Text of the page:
Mahjong Trails is a great Facebook take on mahjong that upsells just a little too much
Mahjong Trails applies the formula currently popular for Facebook puzzle games to the old computer puzzle version of mahjong. The game contains several areas, each with a variety of different tile layouts. The rules of the game are the same as always, simply asking users to match all of the tiles before five minutes is up or before it becomes impossible to match more tiles. The game usually offers players one free reshuffle of the tiles, but it’s not long before levels become very difficult to clear within the time limit. The real point of Mahjong Trails is to amass a higher score than all of your friends who play the game.
The visuals in Mahjong Trails are competent enough, but understandably basic. You can purchase backgrounds for the mahjong levels, with the tiles themselves otherwise adding most of the visual interest to the gameplay. Since Mahjong Trails is timed, the game actually awards you more points per match if you play with tile sets that it considers more challenging. For instance, in the basic set it’s very easy to tell all of the various times apart, but later you unlock a more difficult tile set where the icons are simply different types of animal footprints rendered in a single color.
An interesting feature of Mahjong Trails is that you don’t actually have to beat a level in order to move on to play the next one. The game offers rewards to players who try to clear every level, replay levels to beat their high scores, or just play levels until they can beat their friends’ high scores. Still, how you play the game is ultimately up to you. This keeps any particular level from growing stale or feeling excessively hard. Levels you’ve already beaten have some replay value, as it’s worth your while to replay them once you’ve unlocked or purchased more valuable sets of mahjong tiles.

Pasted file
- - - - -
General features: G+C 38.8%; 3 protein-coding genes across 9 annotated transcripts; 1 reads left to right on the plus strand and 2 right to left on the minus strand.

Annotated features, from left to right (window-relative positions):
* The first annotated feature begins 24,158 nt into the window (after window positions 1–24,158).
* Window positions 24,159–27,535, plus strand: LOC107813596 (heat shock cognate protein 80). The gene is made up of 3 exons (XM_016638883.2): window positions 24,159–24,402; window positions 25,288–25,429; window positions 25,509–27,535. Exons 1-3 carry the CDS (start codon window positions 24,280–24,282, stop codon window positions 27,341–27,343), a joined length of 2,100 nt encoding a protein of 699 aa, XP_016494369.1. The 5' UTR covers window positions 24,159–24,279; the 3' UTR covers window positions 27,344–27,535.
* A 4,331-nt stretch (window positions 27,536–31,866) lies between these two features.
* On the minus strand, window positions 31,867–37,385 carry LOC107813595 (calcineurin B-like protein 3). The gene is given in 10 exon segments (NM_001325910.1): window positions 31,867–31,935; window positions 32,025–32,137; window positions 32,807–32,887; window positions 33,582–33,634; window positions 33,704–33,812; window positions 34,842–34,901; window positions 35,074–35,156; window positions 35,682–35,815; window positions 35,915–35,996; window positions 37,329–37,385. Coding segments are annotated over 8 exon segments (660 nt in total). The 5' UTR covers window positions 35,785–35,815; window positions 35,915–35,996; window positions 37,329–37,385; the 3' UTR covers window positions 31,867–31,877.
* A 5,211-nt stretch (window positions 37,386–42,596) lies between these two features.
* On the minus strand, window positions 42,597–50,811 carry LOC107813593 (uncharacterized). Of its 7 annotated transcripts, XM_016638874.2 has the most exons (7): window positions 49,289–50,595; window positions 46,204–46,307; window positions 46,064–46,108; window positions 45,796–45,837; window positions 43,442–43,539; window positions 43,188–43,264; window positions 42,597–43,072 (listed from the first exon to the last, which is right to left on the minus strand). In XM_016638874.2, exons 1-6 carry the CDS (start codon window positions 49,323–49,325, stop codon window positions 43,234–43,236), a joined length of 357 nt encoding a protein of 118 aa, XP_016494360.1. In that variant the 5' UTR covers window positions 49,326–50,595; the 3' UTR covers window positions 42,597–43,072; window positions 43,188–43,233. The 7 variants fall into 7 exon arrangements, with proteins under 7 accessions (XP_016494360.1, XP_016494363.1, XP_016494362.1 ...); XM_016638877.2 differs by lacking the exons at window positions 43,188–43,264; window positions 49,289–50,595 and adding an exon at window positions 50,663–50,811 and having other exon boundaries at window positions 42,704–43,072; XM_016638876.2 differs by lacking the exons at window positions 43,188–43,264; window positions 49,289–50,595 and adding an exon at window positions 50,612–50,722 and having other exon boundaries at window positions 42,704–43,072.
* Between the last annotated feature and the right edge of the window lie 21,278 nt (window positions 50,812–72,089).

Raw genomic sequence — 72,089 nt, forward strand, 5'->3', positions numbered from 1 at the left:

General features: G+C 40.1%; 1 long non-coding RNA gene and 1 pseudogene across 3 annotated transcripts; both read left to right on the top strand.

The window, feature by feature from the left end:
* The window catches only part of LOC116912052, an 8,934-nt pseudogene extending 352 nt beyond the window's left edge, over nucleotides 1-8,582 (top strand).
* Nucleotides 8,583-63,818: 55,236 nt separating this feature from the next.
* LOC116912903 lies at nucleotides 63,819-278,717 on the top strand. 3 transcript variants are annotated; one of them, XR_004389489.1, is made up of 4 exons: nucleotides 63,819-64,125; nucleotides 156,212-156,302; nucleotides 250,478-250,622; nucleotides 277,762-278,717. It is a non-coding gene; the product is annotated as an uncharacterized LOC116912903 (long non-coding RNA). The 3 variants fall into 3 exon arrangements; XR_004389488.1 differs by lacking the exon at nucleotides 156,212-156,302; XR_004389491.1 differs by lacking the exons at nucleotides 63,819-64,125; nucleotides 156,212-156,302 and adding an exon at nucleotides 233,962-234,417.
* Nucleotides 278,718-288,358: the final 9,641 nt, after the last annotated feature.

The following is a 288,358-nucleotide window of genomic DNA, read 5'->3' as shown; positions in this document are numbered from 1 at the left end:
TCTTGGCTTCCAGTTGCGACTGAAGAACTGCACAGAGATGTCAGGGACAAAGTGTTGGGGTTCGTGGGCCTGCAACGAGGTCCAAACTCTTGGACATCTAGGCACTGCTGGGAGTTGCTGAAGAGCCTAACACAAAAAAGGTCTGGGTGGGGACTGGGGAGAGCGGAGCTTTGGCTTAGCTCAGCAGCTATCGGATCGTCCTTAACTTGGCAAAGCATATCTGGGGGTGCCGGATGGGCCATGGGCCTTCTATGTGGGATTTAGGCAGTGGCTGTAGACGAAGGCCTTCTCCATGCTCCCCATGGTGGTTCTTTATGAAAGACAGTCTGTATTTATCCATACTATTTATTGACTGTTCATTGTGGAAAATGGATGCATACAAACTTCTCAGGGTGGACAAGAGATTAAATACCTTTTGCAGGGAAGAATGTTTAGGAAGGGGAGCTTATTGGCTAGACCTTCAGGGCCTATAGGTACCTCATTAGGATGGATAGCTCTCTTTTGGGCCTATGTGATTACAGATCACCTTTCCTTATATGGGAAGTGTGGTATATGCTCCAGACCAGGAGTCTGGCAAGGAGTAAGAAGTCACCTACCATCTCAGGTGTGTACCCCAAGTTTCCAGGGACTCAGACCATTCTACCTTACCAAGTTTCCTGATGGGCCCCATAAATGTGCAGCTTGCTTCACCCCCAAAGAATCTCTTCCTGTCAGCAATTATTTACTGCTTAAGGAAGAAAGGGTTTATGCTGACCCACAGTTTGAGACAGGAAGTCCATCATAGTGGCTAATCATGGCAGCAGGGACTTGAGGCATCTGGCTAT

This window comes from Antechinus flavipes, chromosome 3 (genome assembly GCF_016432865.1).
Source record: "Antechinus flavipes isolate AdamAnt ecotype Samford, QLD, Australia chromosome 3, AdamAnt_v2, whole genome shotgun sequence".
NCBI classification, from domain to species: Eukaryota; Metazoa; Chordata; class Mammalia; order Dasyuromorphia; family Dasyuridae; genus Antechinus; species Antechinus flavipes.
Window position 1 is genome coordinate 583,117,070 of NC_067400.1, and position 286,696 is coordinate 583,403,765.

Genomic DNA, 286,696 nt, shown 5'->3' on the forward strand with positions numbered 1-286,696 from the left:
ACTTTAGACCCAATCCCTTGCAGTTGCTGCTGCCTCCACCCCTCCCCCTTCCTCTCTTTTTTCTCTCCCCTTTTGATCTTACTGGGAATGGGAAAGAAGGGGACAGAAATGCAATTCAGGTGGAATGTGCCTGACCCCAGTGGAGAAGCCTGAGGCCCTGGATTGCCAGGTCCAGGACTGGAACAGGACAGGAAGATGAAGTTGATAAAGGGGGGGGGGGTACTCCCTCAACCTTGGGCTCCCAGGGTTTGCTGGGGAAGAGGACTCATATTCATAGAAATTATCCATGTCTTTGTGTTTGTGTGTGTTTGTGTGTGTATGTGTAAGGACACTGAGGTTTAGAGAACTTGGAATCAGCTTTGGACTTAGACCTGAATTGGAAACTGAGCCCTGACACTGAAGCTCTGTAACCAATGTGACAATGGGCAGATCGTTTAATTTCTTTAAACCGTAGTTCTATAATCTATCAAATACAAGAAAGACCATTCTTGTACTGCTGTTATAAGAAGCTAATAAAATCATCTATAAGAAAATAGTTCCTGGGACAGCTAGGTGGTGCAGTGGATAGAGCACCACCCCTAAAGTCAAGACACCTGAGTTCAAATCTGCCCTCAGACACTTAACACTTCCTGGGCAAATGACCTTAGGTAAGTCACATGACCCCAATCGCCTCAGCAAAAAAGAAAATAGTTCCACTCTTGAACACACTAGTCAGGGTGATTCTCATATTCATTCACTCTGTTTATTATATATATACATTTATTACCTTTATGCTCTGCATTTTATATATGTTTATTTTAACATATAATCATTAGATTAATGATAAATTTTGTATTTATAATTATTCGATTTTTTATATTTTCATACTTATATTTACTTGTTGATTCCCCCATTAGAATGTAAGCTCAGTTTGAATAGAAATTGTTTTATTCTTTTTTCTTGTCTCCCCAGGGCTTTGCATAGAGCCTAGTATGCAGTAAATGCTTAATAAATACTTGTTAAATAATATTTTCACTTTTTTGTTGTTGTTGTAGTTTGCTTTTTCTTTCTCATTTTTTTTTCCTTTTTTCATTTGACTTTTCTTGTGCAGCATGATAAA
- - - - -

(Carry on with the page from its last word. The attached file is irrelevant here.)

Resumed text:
A downside to Mahjong Trails is how you unlock new sets of levels. The game has a world map that’s divided into different areas named after real-world locations, like North America or Europe. Each area contains so many new levels you can play. Unlocking new levels requires that you have so many friends invited into your game or that you pay for them using cash-based virtual currency. You can earn enough as bonuses to pay for early regions, but eventually you will be forced to either spend money or spam invites at your friend list.
In general, the biggest problem with Mahjong Trails is how aggressive the game is about wanting to get you to spend money. From the first level you can buy the best tile sets in the game for $5 or $10 each. Every background costs real money, leaving you with the default if you don’t want to spend. Eventually you may have to pay just to get more levels. Mahjong Trails is otherwise an excellent social version of mahjong that is well worth the time of any fan of the game. It’s just hard not to be put off by the feeling that the game is desperately trying to squeeze money out of you.